Facebook takes down drag queens’ profiles

Facebook takes down drag queens’ profiles
At a Wednesday meeting, frustrated drag queens couldn't convince Facebook to reverse its policy of forcing people to use their real ‒ not stage ‒ names on the popular social media site. If they don’t comply, the drag queens’ profiles will be deleted.

A group of well known San Francisco drag queens, along with San Francisco Supervisor David Campos, met with two employees from Mark Zuckerberg's company ‒ a public relations staffer at City Hall and a content policy employee who joined the meeting via satellite. Their hope was to get Facebook to acknowledge that forcing people to use legal names that they may not identify with in any way other than on legal documents and credit cards “was wrong and misguided.”

"That, unfortunately, was not accomplished," Campos said to reporters after the meeting, but "we are committed to continuing to work with Facebook."

Drag queens have been targeted for name reporting over the last few weeks, many members of the community have said. Their profiles have been completely shut down without warning.

As a minor compromise, Facebook announced it has temporarily restored hundreds of deleted accounts for two weeks. After that the affected people will either have to change their name to their real name or convert their profile to a fan page.

Sister Roma, a member of the Sisters of Perpetual Indulgence, was forced to make changes when Facebook locked her out of her account.

"This issue is way bigger than a bunch of drag queens complaining because we can't use our stage names," Roma said in a news release. "This policy is discriminatory and potentially dangerous to a variety of Facebook users, including abused and battered women, bullied teens, political activists, sex workers, and especially members of the transgender community; all examples of people who use pseudonyms to ensure their safety and privacy."

Entertainer, actor, columnist and activist BeBe Sweetbriar, whose real name is Kevin Junious, agreed.

"[The policy] doesn't stop a spousal abuser from finding the abused, who may be trying to stay safe. Facebook says [that] the real name policy is for safety reasons, but real name use for many may be unsafe," Sweetbriar wrote in an e-mail to the Bay Area Reporter.

"The enforcement of a real name policy doesn't match their recent expansion of personal profile gender identifiers. I am sure Facebook is using some kind of matrix to search profiles to see if they fit their real name requirement,” Sweetbriar continued. “If I use a transgender female as a gender choice because I have been living as a female, but use my legal name as required by Facebook, which is male, the two don't match. Is that going to raise a red flag with Facebook?"

In a KQED call-in radio show, a woman said she is in a witness protection program and lives out of state because someone was stalking her family and she needed to use a fake name.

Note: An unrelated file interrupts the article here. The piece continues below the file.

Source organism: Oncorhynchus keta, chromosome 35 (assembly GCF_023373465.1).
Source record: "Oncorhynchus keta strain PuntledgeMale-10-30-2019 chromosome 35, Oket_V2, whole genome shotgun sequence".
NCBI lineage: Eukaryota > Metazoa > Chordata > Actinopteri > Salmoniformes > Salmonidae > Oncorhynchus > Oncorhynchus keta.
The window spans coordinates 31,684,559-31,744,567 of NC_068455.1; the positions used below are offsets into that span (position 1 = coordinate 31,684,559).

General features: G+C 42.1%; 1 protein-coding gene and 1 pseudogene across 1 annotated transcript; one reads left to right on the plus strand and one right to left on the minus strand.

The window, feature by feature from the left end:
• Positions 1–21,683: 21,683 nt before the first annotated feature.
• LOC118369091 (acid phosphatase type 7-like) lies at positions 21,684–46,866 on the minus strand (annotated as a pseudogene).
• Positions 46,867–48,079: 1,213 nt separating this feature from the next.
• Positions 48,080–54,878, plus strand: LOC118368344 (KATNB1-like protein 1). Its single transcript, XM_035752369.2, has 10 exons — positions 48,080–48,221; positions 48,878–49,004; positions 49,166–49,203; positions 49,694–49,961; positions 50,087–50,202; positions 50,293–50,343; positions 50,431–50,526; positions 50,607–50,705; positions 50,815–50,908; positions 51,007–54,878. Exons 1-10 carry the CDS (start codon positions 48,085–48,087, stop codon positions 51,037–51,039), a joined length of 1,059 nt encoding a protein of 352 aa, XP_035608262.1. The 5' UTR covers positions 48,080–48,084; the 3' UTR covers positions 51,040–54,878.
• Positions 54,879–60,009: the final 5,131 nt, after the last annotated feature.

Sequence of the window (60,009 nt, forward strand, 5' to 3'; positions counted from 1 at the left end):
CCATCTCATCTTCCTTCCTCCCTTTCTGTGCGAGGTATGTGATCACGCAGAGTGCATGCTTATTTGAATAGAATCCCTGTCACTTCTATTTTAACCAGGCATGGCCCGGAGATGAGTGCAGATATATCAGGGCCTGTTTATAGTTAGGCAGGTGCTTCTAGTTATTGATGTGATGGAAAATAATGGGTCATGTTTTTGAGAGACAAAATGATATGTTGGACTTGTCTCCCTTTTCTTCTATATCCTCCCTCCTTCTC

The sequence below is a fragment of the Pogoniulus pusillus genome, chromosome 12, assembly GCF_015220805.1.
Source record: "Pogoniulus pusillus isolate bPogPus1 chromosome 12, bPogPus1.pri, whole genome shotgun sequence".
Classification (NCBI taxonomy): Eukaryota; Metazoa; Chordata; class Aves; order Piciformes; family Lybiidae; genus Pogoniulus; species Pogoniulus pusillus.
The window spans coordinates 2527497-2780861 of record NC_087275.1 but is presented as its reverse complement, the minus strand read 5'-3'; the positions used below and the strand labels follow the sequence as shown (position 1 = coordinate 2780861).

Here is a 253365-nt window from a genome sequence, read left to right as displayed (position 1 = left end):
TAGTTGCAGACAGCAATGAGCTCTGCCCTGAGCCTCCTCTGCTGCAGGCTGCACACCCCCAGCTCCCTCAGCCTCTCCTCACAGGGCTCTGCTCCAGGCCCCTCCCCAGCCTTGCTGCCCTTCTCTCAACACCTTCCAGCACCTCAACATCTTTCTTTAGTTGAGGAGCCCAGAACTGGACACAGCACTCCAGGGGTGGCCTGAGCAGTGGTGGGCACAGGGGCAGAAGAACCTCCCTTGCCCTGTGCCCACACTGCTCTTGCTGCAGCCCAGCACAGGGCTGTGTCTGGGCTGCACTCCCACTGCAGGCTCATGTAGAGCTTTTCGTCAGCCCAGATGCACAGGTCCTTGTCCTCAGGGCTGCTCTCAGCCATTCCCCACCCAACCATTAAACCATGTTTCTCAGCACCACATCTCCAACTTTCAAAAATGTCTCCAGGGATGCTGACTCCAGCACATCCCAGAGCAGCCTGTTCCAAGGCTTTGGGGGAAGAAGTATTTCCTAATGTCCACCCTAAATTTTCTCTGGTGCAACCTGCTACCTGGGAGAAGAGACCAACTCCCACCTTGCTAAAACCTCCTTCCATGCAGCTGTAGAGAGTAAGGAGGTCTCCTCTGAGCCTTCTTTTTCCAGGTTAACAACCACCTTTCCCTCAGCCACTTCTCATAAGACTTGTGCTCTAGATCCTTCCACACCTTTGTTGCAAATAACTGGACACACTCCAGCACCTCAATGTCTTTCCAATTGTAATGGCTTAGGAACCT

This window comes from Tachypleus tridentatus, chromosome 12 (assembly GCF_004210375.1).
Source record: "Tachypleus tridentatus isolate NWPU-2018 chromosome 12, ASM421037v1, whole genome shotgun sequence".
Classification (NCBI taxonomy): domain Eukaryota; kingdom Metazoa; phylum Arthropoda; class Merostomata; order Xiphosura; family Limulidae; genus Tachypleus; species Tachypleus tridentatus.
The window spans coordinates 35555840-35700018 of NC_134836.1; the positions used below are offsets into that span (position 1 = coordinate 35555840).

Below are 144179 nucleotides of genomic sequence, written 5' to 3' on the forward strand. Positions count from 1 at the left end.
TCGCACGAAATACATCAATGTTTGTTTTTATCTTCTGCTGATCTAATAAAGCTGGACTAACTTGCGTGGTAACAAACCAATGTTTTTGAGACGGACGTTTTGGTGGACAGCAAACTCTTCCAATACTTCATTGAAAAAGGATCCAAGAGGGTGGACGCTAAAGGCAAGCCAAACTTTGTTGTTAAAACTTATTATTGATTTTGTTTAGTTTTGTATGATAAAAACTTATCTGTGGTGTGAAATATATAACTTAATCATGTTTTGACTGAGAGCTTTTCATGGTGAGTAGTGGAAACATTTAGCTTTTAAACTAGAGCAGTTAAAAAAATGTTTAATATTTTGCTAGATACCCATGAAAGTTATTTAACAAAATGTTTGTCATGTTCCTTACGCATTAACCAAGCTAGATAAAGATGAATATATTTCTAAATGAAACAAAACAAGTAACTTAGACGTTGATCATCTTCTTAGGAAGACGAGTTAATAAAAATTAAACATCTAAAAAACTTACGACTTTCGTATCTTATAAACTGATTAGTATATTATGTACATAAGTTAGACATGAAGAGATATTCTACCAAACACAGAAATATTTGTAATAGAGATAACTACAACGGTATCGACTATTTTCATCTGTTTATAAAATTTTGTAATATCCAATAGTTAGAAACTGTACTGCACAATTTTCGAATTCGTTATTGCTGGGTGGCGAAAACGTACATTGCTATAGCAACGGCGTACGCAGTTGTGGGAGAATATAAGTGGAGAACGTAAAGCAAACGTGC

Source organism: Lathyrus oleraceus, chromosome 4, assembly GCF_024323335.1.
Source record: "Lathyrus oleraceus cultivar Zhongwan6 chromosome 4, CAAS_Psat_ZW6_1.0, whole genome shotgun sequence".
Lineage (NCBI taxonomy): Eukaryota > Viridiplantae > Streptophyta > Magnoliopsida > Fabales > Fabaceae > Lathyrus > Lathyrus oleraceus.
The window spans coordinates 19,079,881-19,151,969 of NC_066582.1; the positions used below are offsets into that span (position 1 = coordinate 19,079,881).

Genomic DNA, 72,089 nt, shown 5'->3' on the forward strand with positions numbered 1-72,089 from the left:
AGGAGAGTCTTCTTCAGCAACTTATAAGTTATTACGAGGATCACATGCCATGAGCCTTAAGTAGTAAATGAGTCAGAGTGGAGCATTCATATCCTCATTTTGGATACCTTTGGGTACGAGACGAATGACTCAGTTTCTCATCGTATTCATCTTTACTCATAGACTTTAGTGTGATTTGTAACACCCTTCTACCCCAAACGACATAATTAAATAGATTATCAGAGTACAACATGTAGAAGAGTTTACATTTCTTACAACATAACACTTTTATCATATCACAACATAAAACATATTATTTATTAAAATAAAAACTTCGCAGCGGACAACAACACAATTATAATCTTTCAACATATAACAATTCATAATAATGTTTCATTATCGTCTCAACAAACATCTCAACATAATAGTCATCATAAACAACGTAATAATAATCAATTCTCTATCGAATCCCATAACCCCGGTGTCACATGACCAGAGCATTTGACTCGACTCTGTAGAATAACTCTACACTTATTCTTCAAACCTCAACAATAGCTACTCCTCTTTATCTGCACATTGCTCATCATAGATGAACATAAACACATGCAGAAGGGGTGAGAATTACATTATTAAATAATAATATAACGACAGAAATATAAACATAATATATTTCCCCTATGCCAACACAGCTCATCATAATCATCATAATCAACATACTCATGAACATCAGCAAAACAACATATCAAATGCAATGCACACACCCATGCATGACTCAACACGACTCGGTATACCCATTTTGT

Facebook said it understands those issues.

"We recognize that a person's real identity is not necessarily the name that appears on a person's legal documents, and that is why we accept a broad variety of different forms that can be used to confirm that a person's profile name does reflect the name they use in everyday life," Facebook spokesman Andrew Souvall told the Reporter in an e-mail.

But Lil Miss Hot Mess, who recently ‒ and reluctantly ‒ came out as Harris David on Facebook, told KNTV that the policy (which the social media site says is “designed to keep the community safe”) is backfiring.

“Facebook is discriminating by basically not allowing a large part of the community access to a public forum because of this policy,” she said. "Their policy is to provide a safe environment, but we feel that by requiring people to use their legal names it makes people more unsafe by opening them up to attacks.”

In July, rival social media site Google+ ended its real name policy. In a blog post, the company admitted that the requirement “excluded a number of people who wanted to be part of it without using their real names.”

“For this we apologize, and we hope that today's change is a step toward making Google+ the welcoming and inclusive place that we want it to be,” the post added.

The Facebook policy has come under fire before. Activists have long denounced the requirement as dangerous for political dissidents living in countries where criticizing the government is illegal. In 2011, Chinese blogger and activist Michael Anti, whose legal name is Zhao Jing, had his profile deleted because he was not using his given name — even though his professional identity has been established for more than a decade and is better known, the Associated Press reported.

Seattle-area performer Olivia LaGarce has started a petition on Change.org, asking Facebook to change its rules and accept people’s “chosen names.” The entreaty has nearly 20,000 signatories.